Shares of General Electric (NYSE: GE) posted its highest closing price in six years on November 16.
So what's going on here?
The stock has been on fire this year, advancing 78.67%, far outperforming the S&P 500's gain of 17.28%.
GE's business has changed recently, as the company spun off GE Healthcare Technologies Inc. (NASDAQ: GEHC).
The company plans to spin off GE Vernova and launch GE Aerospace early in the second quarter of 2024.
GE Aerospace to keep GE ticker
Following the planned spin-off's completion, GE Vernova shares will trade on the New York Stock Exchange under the ticker symbol "GEV," and GE Aerospace will continue GE's listing on the New York Stock Exchange under the ticker symbol "GE."
GE Vernova is comprised of GE's portfolio of energy businesses, including power, wind, electrification and digital. The company's focus is sustainable energy.
When it comes to the aerospace business, GE may be generating business at the Dubai Air Show, where businesses place orders for all manner of airline-related equipment.
GE makes jet and turboprop engines, as well as systems for commercial, military, business and general aviation aircraft. In addition, aerospace competitor Raytheon Technologies Corp. (NYSE: RTX) has reported manufacturing flaws with components for its geared turbofan jet engines.
GE's aerospace business has grown after the pandemic as travel picked up.
Headwinds to wind power business
Meanwhile, in the wind power business, rival Siemens has had equipment problems with its wind turbines.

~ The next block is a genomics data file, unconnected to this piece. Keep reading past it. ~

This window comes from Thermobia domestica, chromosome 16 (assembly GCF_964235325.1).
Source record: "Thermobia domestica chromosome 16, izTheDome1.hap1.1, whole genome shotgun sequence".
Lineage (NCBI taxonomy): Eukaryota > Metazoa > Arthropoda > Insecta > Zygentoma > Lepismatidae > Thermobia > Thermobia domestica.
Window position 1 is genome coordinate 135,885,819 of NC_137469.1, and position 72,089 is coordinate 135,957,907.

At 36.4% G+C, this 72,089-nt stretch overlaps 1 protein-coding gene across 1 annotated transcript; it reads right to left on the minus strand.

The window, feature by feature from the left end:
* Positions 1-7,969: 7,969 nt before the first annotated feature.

Those issues may be helping GE snag business in those areas.
In a strange twist, the cancellation of contracts in the wind power industry, due to higher costs, is helping GE. The company makes offshore wind turbines that are the subject of some order cancellations.
In the company's third-quarter earnings conference call on October 24, GE CEO Larry Culp said, "Next year, we expect offshore will have similar losses, but substantially improved cash performance." Culp added that the company expects the offshore wind business to lose $1 billion this year and about the same in 2024.
However, because of GE's order backlog, analysts haven't been too upset about those business-unit losses.
Those wind turbines are part of the Vernova business that will be spun off next year.
Top performer within the industrials sector
Within the universe of industrial stocks, GE is the top performer in the Industrial Select Sector SPDR Fund (NYSEARCA: XLI) year-to-date.
GE stock closed at $118.94 on November 16, putting it less than 1% above its $117.96 buy point.
It's generally not a good idea to chase a stock too far beyond a buy point. That means the stock is actionable until it reaches the price of $123.86, which is 5% above its buy point.
In late October, a team of Bank of America analysts led by Andrew Obin reiterated their "buy" rating on GE. Its price target on GE is $135.
Raising free cash flow estimates
Bank of America (NYSE: BAC) also raised its 2023 free cash flow estimate by $0.7 billion to $5.1b billion. The bank also raised its 2024 free cash flow estimate by $0.1bn to $5.8 billion, mainly due to a higher forecast for GE's earnings before interest, taxes, depreciation and amortization.
MarketBeat's GE analyst forecasts show a consensus view of "moderate buy" with a price target of $122.93, an upside of just 3.35%. Bank of America's forecast is much more optimistic.
Analysts expect GE to earn $2.62 a share this year, an increase of 96%, outpacing the average S&P growth rate. Bank of America's forecast is $2.65 a share.
For 2024, Wall Street's consensus estimate calls for earnings of $4.56 a share, which would be an increase of 74%. Bank of America's 2024 forecast of $4.22 is lower than the consensus.
A look at MarketBeat's General Electric earnings data shows the company beat both earnings and revenue views in each of the past three quarters.